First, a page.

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Can Windows 10 force the use of multiple CPU cores?

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SPL Tech

Member
Joined
Nov 28, 2006
My understanding is that with Windows 10 (and even 8.1), programs dont need to be explicitly written to thread multiple cores, Windows can assign multiple cores to process information on a single threaded application. Is that a correct statement? I opened Task Manager while Planetside 2 is running, which is apparently only a single threaded app, and all four cores were being used (to the max actually). This implies that Windows will force programs to use multiple cores. I thought this was a feature dating all the way back to Windows XP.
 

ATMINSIDE

Sim Racing Aficionado Co-Owner
Joined
Jun 28, 2012
Windows will load balance, not make a single threaded program multi threaded.
 
OP
S

SPL Tech

Member
Joined
Nov 28, 2006
Then why is it a single threaded program will max out four cores? for exmaple, Planetside 2. Only single threaded, but will crank all four cores to 100% usage in game. Same with every other game.
 

ATMINSIDE

Sim Racing Aficionado Co-Owner
Joined
Jun 28, 2012
Link to where you found Planetside 2 is single threaded? I've found otherwise, as most modern games are multi threaded.
 

Ben333

Folding for Team 32!
Joined
Feb 18, 2007
Yeah. Something that is actually single threaded will max out at 50% on a dual core, 25% on a quad, but will be spread evenly across all available CPUs / cores.

If it can utilize more than one core's worth of the power, it's a multi-threaded application. Designed for multiple cores or processors.
 

jaymz9350

Member
Joined
May 13, 2006
It's always bugged me why the load can be split between core's but can't use all of them 100%
 
OP
S

SPL Tech

Member
Joined
Nov 28, 2006
Link to where you found Planetside 2 is single threaded? I've found otherwise, as most modern games are multi threaded.

https://forums.daybreakgames.com/ps...fps-with-an-overclocked-gtx970-really.242236/

Everyone on the game's forum seems to state it is single threaded. Is there a way to tell in task manager if more than one thread is running? If the game is multithreaded, will it open more than one process to run the threads, or is it still just one process for all threads?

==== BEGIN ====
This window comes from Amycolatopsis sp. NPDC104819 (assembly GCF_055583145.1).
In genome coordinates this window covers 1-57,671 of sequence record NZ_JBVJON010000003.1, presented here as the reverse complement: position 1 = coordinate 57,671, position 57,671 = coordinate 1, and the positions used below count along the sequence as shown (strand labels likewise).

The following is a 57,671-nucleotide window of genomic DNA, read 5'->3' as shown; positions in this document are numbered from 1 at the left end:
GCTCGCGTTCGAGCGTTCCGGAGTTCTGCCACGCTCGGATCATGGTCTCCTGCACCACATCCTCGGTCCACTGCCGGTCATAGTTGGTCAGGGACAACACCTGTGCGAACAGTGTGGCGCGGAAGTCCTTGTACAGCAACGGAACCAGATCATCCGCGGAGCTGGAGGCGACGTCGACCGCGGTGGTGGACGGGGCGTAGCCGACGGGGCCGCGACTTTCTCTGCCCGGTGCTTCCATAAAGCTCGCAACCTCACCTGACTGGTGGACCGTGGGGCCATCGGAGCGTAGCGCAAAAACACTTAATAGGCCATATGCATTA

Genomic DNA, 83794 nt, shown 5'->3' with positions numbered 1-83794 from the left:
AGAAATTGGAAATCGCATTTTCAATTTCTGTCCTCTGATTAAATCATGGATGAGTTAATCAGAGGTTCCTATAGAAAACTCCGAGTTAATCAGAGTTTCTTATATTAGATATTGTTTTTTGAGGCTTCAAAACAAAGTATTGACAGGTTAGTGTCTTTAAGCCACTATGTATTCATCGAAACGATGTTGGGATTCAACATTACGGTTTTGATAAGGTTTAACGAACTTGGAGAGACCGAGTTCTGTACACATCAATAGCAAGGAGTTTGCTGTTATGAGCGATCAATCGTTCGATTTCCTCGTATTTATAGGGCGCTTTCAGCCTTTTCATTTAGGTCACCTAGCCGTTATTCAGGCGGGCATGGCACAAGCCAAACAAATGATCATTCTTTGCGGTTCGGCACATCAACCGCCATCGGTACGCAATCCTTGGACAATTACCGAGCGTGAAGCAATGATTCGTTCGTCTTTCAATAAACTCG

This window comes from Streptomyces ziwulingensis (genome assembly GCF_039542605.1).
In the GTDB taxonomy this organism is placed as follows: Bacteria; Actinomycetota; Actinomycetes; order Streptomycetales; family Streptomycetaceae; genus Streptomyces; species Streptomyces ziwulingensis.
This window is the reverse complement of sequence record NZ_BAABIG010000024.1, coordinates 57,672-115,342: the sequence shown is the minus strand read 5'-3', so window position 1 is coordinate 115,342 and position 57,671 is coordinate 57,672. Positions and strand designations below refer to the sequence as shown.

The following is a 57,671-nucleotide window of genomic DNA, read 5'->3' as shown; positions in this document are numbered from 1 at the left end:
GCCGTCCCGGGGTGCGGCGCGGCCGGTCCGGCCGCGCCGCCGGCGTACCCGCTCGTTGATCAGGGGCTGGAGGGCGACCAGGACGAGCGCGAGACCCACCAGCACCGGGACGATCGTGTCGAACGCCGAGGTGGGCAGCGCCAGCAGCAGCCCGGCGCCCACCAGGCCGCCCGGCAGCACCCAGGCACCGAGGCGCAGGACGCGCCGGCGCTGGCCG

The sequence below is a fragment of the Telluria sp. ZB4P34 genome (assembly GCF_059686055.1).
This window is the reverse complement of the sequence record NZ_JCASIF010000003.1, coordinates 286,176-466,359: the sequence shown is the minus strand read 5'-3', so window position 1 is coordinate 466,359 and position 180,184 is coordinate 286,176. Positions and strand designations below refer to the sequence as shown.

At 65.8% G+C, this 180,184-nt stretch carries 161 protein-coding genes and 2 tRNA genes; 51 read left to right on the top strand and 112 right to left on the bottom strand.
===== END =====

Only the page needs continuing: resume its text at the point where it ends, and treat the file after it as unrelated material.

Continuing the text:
ATMINSIDE

Sim Racing Aficionado Co-Owner
Joined
Jun 28, 2012
https://forums.daybreakgames.com/ps...fps-with-an-overclocked-gtx970-really.242236/

Everyone on the game's forum seems to state it is single threaded. Is there a way to tell in task manager if more than one thread is running? If the game is multithreaded, will it open more than one process to run the threads, or is it still just one process for all threads?

All development and notes I can find seem to say the game will utilize up to 32 threads.
They did this because the game was being ported to PS4.
 

ShrimpBrime

~MadHatDeLidder~
Joined
Apr 19, 2012
It's always bugged me why the load can be split between core's but can't use all of them 100%

A thread and a core are two different things for starters.

Single core can run lots of threads simultaneously. Background threads used by the operating system actually make use of all available threads on all available cores.

Software is written to utilize an entire core (or cores). The Operating system directs thread traffic and communicates to the cpu where to put the game main thread traffic. The processor is built to be able to split the work load. A lot of that comes with the instruction sets, and also hardware layout such as shared cache, memory communication and so forth.

There was once a time, your single core system was handling it all.

So then my question would be....

Why not just have a giant single core vs a lot of smaller cores??
 
OP
S

SPL Tech

Member
Joined
Nov 28, 2006
So then my question would be....

Why not just have a giant single core vs a lot of smaller cores??
Because Intel cannot produce a chip that can handle 16 GHz. without costing an insane amount of money. We're already stuck at clock speeds at it is. We should be making chips that are clocked at over 5 GHz. stock now, but we are not. For the last few years the clock speed of Intel chips have not increased at all. This seems to imply we're at a roof that Intel cant seem to pass. The main thing Intel has been doing to speed up the processors is using faster cache, more cache and more cores.
 

Woomack

Benching Team Leader
Joined
Jan 2, 2005
It's impossible to make chips at 5GHz+ or even lower because of current technology. There was one Xeon at 5GHz+ and some at 4.8GHz ( don't remember exactly version ) but all were dual core as I remember. All manufacturers are moving to multi-cores because of technology limitations and it's not only Intel. Something else is to show 10GHz+ clock in the lab and something else is to make mass production.
On the other hand barely anyone needs so fast processors. I count that maybe 95% computers run at 3GHz or less and it's enough for most users.

There is no special difference if CPU has 8x 2.5GHz cores or 4x 5GHz ... all that matters is if software can handle multithreading. Right now barely any application can't and because of amount of processes in modern systems, more cores ( at least till some point ) give better results than 1-2 higher clocked cores.
 

ShrimpBrime

~MadHatDeLidder~
Joined
Apr 19, 2012
I didnt actually mean a single core with a high frequency.

What I mean is transistor cound and amount of cache.

So instead of 4 billion transistor across 2 cores, hows about 8 billion with one core ( clock speed no different) and perhaps double the cache.

In example of course.